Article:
Coming Out Day: Proclaiming & Reframing My Manhood

I am a Latino man.  I am a disabled man. I am a gay man. I am a femme man.

I am a man even if the rest of the world does not think of me as one.

In a society where gender norms and roles are highly enforced (even in the most progressive areas of America and in the LGBTQ community) I find myself constantly having to defend, proclaim, and assert my manhood.

As a gender nonconforming cisgender man who is comfortable wearing heels, make up, and pieces of clothing that have been gendered “women’s clothing”, my femininity and my authenticity makes a lot of people uncomfortable.

So today on National Coming Out Day, I wanted to say this:

I am a man and my manhood will not exist within this hyper masculine, sexist, transphobic, misogynist, and emotionless idea of what a man should be like. I will not conform because conformity is the biggest threat to self-expression and change.

My manhood is defined as the following: a human being who is compassionate, caring, empathetic, driven, aggressive, educated, funny, dramatic, artistic, and aware.

Make up by https://www.facebook.com/simazamakeup

Simaza Ishak Makeup

To the gay men who remind me that my “femmeness” makes me less desirable or attractive, you’re missing out. You can hide behind the “preference” shield but deep down we know that your disgust of me is rooted in the patriarchal condition in which you were raised.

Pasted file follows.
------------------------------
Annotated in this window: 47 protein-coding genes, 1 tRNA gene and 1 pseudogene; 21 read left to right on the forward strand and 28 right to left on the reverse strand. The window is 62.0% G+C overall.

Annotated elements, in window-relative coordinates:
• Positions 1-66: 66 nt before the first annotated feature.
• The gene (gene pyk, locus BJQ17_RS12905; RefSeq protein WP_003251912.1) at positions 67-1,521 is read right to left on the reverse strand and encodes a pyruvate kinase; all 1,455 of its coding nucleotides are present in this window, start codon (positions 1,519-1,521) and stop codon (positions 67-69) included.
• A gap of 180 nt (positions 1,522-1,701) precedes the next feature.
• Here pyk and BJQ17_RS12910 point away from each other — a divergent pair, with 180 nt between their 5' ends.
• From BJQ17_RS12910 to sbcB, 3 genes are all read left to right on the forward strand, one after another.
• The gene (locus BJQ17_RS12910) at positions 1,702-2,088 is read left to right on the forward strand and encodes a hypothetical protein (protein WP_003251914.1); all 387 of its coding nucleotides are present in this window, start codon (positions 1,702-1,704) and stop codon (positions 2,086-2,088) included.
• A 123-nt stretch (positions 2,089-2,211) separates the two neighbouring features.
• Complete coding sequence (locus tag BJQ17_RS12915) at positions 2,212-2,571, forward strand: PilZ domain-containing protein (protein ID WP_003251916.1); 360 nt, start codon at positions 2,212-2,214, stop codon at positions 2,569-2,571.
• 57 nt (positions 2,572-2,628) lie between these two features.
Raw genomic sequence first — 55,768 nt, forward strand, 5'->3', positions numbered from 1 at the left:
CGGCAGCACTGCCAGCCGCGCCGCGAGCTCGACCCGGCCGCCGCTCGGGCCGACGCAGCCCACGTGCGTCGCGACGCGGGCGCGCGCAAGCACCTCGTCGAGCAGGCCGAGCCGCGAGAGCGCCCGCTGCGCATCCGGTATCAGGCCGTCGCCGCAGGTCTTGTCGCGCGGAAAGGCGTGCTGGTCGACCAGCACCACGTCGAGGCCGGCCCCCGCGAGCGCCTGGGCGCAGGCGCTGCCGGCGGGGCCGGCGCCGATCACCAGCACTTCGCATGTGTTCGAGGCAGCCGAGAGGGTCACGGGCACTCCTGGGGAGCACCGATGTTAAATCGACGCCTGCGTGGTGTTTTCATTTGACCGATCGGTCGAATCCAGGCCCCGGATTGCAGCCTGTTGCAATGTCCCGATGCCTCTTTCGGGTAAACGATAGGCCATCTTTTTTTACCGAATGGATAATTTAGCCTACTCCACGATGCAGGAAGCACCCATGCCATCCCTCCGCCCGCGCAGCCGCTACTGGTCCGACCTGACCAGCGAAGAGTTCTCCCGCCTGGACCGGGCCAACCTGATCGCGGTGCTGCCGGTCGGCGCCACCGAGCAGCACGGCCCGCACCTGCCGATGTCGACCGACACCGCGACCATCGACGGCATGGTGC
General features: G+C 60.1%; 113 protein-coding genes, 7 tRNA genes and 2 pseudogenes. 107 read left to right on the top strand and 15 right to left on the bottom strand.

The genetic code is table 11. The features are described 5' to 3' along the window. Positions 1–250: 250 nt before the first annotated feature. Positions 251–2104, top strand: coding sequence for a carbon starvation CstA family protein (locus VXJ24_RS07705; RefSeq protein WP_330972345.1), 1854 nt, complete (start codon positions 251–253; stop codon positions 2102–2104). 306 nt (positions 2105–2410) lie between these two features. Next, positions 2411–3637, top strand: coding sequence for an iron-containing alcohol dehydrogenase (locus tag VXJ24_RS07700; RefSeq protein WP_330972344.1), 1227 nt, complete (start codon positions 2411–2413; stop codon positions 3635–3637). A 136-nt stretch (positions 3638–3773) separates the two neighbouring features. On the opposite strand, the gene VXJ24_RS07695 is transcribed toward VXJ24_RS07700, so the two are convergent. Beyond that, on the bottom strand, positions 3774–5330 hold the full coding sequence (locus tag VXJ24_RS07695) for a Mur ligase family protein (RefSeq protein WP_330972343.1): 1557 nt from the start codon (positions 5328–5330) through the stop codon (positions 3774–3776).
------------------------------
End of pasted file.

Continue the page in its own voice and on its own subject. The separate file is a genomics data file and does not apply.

To the women who think they are giving me compliments by telling me that I look better in make-up or in heels than you do, that is not the kind of compliment I want. I don’t think it is healthy to compare our beauty to anyone else’s. You and I can both be beautiful and comfortable in our femininity.

To the straight men who think they are proving themselves by bashing me, you’re pathetic. Your real issue is that you might have mistaken me for a woman and found me attractive, maybe even aroused by me. I think gender and sexuality are fluid so I don’t blame you for finding me attractive. You get violent because my femininity cannot be sexualized by you without jeopardizing your heterosexual manhood and the privilege it grants you. That while society gives you the misguided understanding that femininity is weakness and something to be controlled, you cannot control me, my fellow femmes and I are not weak.

To the parents who struggle with their gender nonconforming children, we have enough strangers attacking us, we need our parents to love and embrace the fact that this is who we are. Be the beacon of hope for your child; remind them that goodness still exists in a world that often spews out hatred.

To my fellow gender nonconforming   people, continue to embrace every aspect of who you are and never stop living your truth.

My name is Mark and I am a proud gay femme man.

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